Canadian Biomass Magazine

Bioheat transformation in Fort Simpson, N.W.T., garners top 2024 Canadian Biomass Award

May 10, 2024
By Canadian Biomass Staff


In the small, remote village of Fort Simpson, nestled at the confluence of the McKenzie and Liard Rivers in the Northwest Territories, an innovative approach to sustainable energy has improved their infrastructure — and earned them national recognition.

The village was recently honored as the Winner of the 2024 Canadian Biomass Project of the Year, a testament to their efforts in integrating biomass heating systems into their community.

“Thank you to Canadian Biomass for recognizing the community of Fort Simpson,” said Mayor Sean Whelly in his acceptance speech. “We’re just a small community, but we’re certainly at the forefront of seeing climate change impact communities.”

Fort Simpson, population 1,200, has witnessed the harsh realities of climate change, underscored by severe wildfires in the surrounding regions, he said. This has resulted in a deeper commitment to environmental stewardship within the community.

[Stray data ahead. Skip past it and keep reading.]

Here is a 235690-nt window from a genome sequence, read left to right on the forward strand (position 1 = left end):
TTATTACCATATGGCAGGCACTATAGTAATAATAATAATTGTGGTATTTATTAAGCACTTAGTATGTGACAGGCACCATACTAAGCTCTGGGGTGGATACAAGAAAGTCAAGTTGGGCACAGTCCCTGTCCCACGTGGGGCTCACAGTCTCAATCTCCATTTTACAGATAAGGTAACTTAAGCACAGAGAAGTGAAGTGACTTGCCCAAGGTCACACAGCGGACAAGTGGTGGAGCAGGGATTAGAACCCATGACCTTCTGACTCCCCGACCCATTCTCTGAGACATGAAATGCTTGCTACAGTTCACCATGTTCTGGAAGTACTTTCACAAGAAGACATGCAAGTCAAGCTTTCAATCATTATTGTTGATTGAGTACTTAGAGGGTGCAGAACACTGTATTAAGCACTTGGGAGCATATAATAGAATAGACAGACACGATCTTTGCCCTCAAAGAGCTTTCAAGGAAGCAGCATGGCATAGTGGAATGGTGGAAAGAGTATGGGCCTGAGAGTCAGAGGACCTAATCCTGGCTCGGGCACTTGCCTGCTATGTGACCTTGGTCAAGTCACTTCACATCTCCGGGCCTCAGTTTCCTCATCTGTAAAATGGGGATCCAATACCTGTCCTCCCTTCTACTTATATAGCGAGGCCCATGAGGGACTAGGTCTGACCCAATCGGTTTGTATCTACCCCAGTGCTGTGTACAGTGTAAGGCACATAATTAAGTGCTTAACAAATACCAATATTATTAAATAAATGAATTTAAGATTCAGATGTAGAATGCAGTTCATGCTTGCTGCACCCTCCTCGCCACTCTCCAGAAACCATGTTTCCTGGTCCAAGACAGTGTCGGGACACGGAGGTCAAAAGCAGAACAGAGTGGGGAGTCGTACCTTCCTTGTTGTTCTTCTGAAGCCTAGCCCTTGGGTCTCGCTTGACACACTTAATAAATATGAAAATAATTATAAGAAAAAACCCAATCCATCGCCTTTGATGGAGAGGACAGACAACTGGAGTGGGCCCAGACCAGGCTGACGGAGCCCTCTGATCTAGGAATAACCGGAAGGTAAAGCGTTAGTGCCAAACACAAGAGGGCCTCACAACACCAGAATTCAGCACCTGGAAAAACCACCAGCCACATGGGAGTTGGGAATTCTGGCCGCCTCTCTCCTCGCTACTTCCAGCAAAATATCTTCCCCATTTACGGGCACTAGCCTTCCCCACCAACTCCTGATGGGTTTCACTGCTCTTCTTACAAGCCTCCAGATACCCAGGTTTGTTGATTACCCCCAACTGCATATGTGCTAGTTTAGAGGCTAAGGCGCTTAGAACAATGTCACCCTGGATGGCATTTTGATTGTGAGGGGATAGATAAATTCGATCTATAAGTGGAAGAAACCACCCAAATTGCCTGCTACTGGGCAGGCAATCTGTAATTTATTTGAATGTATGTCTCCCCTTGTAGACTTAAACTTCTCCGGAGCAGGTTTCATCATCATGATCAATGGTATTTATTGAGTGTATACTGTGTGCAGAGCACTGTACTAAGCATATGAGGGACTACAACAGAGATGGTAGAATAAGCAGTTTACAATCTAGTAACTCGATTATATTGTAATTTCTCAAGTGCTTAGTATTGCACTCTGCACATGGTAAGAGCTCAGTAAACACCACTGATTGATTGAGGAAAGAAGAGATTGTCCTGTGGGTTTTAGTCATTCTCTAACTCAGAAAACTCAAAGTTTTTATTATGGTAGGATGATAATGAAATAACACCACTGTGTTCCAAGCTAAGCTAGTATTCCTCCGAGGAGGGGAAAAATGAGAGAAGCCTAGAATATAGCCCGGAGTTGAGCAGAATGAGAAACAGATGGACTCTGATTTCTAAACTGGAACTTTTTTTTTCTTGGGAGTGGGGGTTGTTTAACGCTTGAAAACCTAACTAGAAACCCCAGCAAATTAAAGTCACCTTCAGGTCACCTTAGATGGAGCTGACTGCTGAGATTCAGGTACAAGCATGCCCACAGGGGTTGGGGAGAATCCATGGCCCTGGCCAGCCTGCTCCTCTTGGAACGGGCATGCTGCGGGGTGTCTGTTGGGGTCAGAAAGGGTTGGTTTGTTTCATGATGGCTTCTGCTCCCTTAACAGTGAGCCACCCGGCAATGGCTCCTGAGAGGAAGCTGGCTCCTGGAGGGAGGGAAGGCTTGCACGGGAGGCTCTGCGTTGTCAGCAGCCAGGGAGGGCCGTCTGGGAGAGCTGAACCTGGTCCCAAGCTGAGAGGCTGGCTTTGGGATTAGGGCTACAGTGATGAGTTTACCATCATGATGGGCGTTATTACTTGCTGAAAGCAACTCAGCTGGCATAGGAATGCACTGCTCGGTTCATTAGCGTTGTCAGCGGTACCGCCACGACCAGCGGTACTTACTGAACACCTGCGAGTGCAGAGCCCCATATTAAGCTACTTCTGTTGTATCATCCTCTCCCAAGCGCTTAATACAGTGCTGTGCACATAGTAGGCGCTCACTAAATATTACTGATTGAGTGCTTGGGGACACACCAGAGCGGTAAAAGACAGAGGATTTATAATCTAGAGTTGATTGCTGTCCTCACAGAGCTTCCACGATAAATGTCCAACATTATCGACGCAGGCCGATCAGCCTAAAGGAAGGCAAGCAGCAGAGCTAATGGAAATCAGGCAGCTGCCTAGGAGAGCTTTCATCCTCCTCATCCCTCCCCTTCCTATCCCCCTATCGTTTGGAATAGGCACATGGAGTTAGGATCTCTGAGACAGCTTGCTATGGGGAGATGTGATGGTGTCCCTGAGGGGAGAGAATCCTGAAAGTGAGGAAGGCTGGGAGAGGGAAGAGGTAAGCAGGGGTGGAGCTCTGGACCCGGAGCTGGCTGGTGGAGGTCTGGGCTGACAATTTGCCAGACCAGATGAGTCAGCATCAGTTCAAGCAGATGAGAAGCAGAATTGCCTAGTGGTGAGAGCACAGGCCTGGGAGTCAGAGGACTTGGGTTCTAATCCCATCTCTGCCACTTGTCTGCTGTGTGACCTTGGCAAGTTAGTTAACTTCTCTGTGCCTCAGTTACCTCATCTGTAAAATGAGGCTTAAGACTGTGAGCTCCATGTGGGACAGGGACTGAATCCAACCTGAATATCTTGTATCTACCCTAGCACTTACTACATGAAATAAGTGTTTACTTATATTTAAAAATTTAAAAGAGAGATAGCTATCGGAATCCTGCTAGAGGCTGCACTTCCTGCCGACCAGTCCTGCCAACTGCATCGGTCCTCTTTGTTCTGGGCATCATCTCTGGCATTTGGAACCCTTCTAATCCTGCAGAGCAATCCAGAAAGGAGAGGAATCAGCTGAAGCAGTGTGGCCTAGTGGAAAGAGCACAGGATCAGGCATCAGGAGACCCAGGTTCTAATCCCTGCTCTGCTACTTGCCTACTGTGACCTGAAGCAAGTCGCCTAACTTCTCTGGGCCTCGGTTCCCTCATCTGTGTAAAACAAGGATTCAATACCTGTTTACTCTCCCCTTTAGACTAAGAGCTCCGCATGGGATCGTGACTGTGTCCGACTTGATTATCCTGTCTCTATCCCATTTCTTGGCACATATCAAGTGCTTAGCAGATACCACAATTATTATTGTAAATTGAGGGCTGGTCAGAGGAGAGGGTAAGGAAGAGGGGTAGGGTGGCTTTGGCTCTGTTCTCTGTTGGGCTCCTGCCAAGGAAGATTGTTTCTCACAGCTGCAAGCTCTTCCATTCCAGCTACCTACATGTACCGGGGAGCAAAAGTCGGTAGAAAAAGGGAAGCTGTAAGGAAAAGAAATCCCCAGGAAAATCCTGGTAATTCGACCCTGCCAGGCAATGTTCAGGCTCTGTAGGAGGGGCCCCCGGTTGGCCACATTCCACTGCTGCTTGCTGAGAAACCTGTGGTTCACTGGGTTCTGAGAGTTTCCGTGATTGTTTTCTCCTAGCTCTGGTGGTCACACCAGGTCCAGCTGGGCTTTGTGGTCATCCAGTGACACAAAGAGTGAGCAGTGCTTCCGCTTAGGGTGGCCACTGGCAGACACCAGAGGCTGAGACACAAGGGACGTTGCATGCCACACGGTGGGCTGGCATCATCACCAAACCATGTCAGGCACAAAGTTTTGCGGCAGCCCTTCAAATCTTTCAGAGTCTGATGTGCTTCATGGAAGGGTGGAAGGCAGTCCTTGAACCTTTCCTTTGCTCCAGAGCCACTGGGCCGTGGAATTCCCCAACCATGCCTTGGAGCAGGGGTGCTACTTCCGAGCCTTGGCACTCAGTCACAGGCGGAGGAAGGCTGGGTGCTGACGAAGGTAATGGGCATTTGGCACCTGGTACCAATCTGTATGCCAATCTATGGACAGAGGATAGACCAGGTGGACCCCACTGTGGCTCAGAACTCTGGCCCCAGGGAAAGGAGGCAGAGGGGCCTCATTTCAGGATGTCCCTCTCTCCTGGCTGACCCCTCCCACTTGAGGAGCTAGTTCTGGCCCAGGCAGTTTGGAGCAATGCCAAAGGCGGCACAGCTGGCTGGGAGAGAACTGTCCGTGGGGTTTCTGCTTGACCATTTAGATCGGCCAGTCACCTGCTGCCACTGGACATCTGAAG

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“We recognize the importance of using alternative energy and not contributing to the carbon issue. We want to reduce our impact as much as possible,” Whelly said.

The award-winning project involved the installation of biomass heating systems in two of the village’s main municipal infrastructure buildings, including a swimming pool and fitness center, which were connected to a district biomass heating plant run by the territorial government. Additionally, an entirely new system was set up for their water treatment plant.

Whelly highlighted the collaborative efforts that made these initiatives possible, praising the Arctic Energy Alliance for their expertise.

“Because we are a small community… to gain the knowledge and the skills to be able to do this kind of project, we engaged quite a lot with Arctic Energy,” he said. The alliance assisted in hiring an energy champion and undertaking an energy plan, which were pivotal in seeing the project through to completion.

This transition to biomass heating is not only a step towards environmental conservation but also a cost-effective solution for the community, he said.

As Mayor Whelly pointed out, many communities in Canada are concerned with managing costs while setting a sustainable example.

“They’re very concerned with costs, and also leading by example, to show what can be done to assist in gaining energy efficiencies and lowering costs,” he said.

This article is part of the Bioheat Week 2023. Read more articles about bioheat in Canada.


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